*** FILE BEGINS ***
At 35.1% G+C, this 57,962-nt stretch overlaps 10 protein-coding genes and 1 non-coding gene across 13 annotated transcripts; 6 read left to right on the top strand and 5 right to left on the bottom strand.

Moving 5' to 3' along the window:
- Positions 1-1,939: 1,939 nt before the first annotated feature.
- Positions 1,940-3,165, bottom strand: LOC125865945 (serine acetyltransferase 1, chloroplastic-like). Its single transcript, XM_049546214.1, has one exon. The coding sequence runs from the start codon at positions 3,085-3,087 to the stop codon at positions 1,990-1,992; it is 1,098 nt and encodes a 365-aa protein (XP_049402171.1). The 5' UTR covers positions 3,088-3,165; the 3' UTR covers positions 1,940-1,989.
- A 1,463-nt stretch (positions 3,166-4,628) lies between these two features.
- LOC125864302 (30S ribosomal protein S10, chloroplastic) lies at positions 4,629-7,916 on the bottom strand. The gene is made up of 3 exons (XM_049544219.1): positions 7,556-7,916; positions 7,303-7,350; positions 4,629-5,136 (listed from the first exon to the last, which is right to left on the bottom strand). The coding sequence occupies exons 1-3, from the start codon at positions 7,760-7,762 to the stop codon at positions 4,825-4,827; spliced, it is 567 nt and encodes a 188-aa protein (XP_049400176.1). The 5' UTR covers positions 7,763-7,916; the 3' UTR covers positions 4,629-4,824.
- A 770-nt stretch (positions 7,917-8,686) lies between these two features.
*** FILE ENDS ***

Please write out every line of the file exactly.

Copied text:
At 35.1% G+C, this 57,962-nt stretch overlaps 10 protein-coding genes and 1 non-coding gene across 13 annotated transcripts; 6 read left to right on the top strand and 5 right to left on the bottom strand.

Moving 5' to 3' along the window:
- Positions 1-1,939: 1,939 nt before the first annotated feature.
- Positions 1,940-3,165, bottom strand: LOC125865945 (serine acetyltransferase 1, chloroplastic-like). Its single transcript, XM_049546214.1, has one exon. The coding sequence runs from the start codon at positions 3,085-3,087 to the stop codon at positions 1,990-1,992; it is 1,098 nt and encodes a 365-aa protein (XP_049402171.1). The 5' UTR covers positions 3,088-3,165; the 3' UTR covers positions 1,940-1,989.
- A 1,463-nt stretch (positions 3,166-4,628) lies between these two features.
- LOC125864302 (30S ribosomal protein S10, chloroplastic) lies at positions 4,629-7,916 on the bottom strand. The gene is made up of 3 exons (XM_049544219.1): positions 7,556-7,916; positions 7,303-7,350; positions 4,629-5,136 (listed from the first exon to the last, which is right to left on the bottom strand). The coding sequence occupies exons 1-3, from the start codon at positions 7,760-7,762 to the stop codon at positions 4,825-4,827; spliced, it is 567 nt and encodes a 188-aa protein (XP_049400176.1). The 5' UTR covers positions 7,763-7,916; the 3' UTR covers positions 4,629-4,824.
- A 770-nt stretch (positions 7,917-8,686) lies between these two features.